Is it normal to have better vision in contact lens than glasses?
August 21, 2010 4:50 PM   Subscribe

Is it normal to have better vision in contact lens than glasses?

I am a contact lens wearer and very rarely wear glasses. I recently had an eye exam after wearing the same prescription for 2 years. There was some slight change, but notably the astigmatism in my right eye went from -1.25 to -0.25. I was suspicious of this change, but I got a pair of contacts in this new prescription, and see great - even though the right eye lens is now the regular kind and does not correct for astigmatism.

I had a pair of glasses made for this prescription, and the vision is worse than in my contacts. For practical purposes it's fine, but distant/small text is noticeably blurrier than in my contacts - but only in my right eye.

I went back to the glasses place (different from where I got the eye exam) and had them verify the lenses match the prescription and do some adjustment. The lenses were fine and they did some minor adjustment which didn't change anything. I'm just surprised at how much more blurry my vision is in glasses compared to lenses. When I first started wearing contacts, it was the other way around.

If I tweak and push the glasses closer to my right eye, my vision is more sharp. I'm not sure what to do - since my contacts are fine the prescription was probably OK, but if the glasses lens are correct too, what could be wrong? Is it normal to see worse in glasses? FWIW, my prescription is quite strong: -10 in my right eye in glasses, -9 in contacts.
posted by pravit to Health & Fitness (17 answers total) 4 users marked this as a favorite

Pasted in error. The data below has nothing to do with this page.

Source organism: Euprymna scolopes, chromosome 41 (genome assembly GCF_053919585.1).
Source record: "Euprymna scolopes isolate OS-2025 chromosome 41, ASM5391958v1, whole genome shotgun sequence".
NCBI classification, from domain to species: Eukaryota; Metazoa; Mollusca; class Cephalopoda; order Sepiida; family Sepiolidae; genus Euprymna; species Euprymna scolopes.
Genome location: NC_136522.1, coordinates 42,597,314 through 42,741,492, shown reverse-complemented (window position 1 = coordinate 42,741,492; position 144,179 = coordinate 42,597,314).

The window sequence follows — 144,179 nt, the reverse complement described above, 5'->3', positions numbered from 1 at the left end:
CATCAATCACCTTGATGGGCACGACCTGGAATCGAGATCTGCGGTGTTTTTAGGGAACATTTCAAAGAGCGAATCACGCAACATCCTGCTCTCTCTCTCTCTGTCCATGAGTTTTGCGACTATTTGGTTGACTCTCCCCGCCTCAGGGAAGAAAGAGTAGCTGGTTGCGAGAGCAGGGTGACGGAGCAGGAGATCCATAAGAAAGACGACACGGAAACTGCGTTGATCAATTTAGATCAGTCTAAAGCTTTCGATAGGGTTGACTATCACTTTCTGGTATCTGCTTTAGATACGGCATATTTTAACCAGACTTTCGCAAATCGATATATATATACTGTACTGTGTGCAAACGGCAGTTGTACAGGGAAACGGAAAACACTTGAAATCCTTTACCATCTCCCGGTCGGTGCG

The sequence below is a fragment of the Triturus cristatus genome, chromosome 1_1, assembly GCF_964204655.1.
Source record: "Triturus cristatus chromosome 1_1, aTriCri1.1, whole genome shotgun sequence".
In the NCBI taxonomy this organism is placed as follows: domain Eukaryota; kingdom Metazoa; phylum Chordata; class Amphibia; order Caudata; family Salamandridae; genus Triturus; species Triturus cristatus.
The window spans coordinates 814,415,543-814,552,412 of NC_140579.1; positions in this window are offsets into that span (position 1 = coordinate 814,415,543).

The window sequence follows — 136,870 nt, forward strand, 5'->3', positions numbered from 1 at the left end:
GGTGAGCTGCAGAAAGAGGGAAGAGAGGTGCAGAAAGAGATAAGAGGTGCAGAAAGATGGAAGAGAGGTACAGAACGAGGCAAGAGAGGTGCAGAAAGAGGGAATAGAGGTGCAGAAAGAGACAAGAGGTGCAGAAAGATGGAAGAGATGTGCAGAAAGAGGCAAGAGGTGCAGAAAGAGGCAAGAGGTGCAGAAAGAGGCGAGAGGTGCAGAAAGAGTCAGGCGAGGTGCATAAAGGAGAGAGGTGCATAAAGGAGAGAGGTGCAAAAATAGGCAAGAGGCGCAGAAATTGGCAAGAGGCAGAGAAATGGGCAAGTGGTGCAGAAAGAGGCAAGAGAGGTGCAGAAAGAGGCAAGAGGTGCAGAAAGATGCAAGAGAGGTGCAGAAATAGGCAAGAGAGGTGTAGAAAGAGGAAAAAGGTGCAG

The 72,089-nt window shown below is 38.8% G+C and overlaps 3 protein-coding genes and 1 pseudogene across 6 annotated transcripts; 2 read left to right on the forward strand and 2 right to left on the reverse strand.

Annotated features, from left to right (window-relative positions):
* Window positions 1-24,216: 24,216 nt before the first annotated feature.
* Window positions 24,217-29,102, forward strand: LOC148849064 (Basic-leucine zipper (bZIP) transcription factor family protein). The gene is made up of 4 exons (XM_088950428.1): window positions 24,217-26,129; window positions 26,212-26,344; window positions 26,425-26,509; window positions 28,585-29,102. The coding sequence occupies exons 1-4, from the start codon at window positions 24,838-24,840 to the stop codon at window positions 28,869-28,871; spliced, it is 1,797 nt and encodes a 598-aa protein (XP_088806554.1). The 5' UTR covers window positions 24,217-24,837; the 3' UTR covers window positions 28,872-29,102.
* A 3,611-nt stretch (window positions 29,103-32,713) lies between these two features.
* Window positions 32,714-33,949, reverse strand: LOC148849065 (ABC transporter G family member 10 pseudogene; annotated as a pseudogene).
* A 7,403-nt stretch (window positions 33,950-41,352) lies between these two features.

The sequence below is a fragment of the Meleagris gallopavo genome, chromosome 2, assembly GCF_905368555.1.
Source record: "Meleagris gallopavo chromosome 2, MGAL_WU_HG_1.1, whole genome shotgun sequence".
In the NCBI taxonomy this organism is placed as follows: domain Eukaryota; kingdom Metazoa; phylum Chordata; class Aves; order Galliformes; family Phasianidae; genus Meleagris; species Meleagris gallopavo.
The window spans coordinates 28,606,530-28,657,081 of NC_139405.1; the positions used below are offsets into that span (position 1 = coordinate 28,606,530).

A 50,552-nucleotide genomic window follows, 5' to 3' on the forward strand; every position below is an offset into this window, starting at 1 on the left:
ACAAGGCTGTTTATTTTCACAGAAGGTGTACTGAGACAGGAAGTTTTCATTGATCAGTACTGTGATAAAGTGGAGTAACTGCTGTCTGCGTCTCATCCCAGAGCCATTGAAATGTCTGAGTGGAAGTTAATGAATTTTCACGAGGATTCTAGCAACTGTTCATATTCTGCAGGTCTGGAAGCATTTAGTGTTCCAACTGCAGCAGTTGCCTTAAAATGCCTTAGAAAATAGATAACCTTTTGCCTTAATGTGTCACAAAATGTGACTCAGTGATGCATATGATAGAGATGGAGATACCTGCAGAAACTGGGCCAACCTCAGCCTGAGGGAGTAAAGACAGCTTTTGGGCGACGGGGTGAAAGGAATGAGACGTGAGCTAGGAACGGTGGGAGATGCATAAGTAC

This is normal and happens to me too. My optometrist says it's because contact lenses are closer to the actual eye than the lenses on glasses. It is annoying though.
posted by thesailor at 5:02 PM on August 21, 2010

Do you have hard lenses? A good friend of mine has, how does she put it, funny shaped eyeballs, and the hard lenses pull them into a more effective shape. As a result, she's got near-normal vision with her contacts but much poorer vision with her glasses. I know she mostly wears her contacts as a result .. I don't think she has any particular tweaks/hacks for it. sorry!
posted by circle_b at 5:07 PM on August 21, 2010

According to my optometrist, who is also an ophthalmologist, it's normal for your vision to get slightly better as you age, because some part of your eye (I forget - the cornea maybe) gets thinner, so it alters your vision (in my case, I got better in one eye by .25). Friend of mine has an astigmatism and vision about like yours, and she also experienced this phenomenon.

FWIW, I never see as well in glasses as I do in contacts, but I feel it's mostly due to having zero peripheral vision in glasses. BUT I can see thesailor's theory being correct, especially since my glasses are now in my old, .25 stronger prescription, and if I wear them too close to my eyes, I get a headache - which the doctor says makes sense becuase the farther the lens is from your eye, the weaker it is (and vice versa, of course).